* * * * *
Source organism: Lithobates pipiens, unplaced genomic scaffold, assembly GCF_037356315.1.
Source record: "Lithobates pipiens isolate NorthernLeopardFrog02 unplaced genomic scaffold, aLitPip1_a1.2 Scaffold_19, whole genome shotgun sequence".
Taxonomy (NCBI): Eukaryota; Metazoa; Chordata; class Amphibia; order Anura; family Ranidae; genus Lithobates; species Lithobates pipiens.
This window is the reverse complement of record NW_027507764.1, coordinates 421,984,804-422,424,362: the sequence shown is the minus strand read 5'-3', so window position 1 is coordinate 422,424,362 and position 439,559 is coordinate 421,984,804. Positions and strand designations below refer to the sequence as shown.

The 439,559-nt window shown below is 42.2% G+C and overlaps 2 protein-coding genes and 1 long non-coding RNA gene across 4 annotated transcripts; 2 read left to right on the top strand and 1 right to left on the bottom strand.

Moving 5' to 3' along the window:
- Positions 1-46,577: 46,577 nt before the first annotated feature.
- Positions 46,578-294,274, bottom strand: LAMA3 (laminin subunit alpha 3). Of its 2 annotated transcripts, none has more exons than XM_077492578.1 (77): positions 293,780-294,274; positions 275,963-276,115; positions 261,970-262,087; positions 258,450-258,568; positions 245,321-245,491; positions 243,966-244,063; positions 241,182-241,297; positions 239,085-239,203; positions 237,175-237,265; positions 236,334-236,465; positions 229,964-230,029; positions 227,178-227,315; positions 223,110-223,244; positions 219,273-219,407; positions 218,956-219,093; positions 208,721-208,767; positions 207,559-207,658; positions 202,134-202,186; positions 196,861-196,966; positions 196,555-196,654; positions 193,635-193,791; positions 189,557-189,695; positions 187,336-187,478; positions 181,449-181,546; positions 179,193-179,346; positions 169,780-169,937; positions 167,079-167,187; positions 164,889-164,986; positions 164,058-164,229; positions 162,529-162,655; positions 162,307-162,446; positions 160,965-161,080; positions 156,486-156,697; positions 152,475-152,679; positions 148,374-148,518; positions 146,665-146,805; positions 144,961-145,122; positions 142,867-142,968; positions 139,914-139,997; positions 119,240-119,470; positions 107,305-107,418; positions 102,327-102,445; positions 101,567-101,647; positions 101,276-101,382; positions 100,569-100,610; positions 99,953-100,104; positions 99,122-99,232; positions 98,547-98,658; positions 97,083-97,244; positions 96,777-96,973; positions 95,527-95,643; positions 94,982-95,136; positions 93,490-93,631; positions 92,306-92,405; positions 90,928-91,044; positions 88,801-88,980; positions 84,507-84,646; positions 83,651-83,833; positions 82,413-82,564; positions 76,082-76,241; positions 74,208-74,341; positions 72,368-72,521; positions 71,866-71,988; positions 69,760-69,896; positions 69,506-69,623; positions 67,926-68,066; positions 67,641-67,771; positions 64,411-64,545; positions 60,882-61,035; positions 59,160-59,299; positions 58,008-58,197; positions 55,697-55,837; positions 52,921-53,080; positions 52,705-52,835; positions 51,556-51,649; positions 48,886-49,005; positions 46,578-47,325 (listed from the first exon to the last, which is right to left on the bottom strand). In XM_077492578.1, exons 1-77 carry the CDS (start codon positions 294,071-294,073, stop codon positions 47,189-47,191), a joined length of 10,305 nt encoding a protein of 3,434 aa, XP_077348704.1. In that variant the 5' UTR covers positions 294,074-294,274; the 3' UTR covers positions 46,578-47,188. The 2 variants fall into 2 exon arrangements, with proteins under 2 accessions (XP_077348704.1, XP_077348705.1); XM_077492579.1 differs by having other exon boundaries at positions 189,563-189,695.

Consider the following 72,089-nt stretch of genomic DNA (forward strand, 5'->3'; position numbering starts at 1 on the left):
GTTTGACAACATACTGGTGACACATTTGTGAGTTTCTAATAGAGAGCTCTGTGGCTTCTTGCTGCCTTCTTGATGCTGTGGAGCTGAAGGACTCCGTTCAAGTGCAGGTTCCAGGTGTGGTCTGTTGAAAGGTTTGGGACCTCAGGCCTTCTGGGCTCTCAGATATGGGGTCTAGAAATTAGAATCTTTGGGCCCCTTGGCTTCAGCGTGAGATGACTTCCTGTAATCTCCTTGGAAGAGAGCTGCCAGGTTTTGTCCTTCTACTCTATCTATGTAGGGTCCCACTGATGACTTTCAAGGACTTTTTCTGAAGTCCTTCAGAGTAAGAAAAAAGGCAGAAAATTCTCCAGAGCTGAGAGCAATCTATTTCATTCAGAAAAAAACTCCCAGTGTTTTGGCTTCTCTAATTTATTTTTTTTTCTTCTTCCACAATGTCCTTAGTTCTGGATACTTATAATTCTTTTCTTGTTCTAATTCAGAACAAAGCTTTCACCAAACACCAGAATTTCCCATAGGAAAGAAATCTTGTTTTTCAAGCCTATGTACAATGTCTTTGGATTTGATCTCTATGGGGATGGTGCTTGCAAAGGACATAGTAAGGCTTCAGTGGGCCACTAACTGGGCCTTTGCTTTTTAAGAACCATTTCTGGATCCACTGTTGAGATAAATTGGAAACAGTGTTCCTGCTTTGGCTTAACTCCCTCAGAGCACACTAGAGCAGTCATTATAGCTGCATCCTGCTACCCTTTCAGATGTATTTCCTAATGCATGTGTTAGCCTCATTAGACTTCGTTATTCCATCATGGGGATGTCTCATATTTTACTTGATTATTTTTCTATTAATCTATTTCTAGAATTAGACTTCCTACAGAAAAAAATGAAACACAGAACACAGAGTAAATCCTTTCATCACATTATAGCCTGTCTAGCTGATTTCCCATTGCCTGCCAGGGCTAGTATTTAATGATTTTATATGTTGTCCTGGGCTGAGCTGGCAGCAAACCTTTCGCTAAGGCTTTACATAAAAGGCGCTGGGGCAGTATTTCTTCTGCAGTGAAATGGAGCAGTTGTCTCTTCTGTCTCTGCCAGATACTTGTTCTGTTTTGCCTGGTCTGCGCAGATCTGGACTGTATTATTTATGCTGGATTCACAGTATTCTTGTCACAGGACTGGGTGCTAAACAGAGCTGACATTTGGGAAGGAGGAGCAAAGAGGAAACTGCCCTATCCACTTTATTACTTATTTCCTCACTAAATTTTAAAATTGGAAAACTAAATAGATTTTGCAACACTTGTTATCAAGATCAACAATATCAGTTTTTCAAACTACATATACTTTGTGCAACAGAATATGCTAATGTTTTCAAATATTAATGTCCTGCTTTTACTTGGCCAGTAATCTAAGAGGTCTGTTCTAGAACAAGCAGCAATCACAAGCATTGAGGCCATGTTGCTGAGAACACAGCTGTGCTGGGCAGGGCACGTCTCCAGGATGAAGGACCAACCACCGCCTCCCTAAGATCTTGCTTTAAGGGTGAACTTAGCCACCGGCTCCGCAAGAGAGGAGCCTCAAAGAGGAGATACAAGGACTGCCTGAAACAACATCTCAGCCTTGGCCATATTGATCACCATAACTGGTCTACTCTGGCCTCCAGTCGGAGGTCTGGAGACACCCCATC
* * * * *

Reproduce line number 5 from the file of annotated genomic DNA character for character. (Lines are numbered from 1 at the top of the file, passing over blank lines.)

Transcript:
The 439,559-nt window shown below is 42.2% G+C and overlaps 2 protein-coding genes and 1 long non-coding RNA gene across 4 annotated transcripts; 2 read left to right on the top strand and 1 right to left on the bottom strand.